Enemy Property Bill Passed In Lok SabhaTop Stories

March 15, 2017 04:35
Enemy Property Bill Passed In Lok Sabha

Yesterday (March 14th) Lok Sabha (Lower House) passed the Enemy Property (Amendment and Validation), Bill, 2016. The boll denies the inheritance rights of heirs of individuals, who left India for China and Pakistan.

The process was completed after the Rajya Sabha (Upper House) gave its assent to the long pending legislation this week.

After the claims made by the heir of an erstwhile Raja of Mehmoodabad of Uttar Pradesh, contesting a case in the Supreme Court for ownership of over 900 properties belonging to his father, which were declared property of the enemy and seized by the Indian government following the partition of Pakistan.

Actor Saif Ali Khan may also get affected by the legislation, as someone in the family of her late father Mansoor Ali Khan was said to have settled in Pakistan four decades ago.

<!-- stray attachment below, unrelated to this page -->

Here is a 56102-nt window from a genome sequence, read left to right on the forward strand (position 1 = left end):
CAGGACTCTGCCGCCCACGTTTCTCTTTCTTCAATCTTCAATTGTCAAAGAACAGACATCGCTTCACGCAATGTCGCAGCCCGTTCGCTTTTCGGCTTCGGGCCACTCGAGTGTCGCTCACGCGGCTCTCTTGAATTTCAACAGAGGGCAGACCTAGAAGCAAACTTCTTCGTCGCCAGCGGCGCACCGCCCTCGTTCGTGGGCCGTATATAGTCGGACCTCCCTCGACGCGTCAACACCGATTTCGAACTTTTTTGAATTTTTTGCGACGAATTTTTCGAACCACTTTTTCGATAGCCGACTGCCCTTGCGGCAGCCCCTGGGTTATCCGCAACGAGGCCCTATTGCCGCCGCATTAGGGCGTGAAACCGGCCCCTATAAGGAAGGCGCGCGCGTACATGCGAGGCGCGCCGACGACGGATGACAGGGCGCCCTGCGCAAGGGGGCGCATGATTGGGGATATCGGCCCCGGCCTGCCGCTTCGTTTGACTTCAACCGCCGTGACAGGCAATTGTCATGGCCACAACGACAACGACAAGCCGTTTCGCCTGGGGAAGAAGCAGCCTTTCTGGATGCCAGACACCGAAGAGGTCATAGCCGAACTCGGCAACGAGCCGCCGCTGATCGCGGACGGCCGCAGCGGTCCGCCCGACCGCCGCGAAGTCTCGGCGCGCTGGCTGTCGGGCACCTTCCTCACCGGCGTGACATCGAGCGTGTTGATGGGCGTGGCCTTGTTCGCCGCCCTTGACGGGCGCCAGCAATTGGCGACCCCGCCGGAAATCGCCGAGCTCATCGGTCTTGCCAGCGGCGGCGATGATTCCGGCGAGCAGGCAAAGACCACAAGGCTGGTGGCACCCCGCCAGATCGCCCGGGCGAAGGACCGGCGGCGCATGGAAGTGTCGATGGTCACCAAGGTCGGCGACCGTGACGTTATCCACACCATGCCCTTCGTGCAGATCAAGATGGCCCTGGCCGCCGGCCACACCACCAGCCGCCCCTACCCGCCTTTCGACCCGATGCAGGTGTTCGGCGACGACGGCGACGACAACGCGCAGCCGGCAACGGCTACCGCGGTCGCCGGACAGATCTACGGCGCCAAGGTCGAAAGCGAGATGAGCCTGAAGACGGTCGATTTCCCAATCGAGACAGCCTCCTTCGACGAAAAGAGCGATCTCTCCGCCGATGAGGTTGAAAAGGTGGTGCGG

Lok Sabha had to introduce a new bill to approve the amendments by the Rajya Sabha on the recommendations of the select committee, which considered the legislation. While N K Premachandran an RSP member moved an amendment, which was turned down.

“The purpose of the bill is to clarify the 1968 Act. Inheritance law will not be applicable on enemy properties. This will put an end to the long pending issue which should have ideally happened in 2010, when the bill was introduced,” said home minister Rajnath Singh in his reply to a debate on the bill.

Rajnath Singh denied contention of some MPS that, it was against “natural justice” and “human rights”, and stated that the Pakistan government had seized the properties of Indian citizens and said that it was natural that the property of those migrated to Pakistan was not returned.

MP Saugata Roy of Trinamool Congress, Adhir Rajan Choudhary of Congress, Mohd Salim of CPM and J P Yadav of RJD were among others, who spoke on the bill.

Rajnath Singh assured the Lok Sabha that there would be no human rights violations following the amendments, as rights of Indian citizens were not being taken away.

“The law only applies on heirs of enemy property. The tenants of such property will be governed by the Tenancy Act,” he said.

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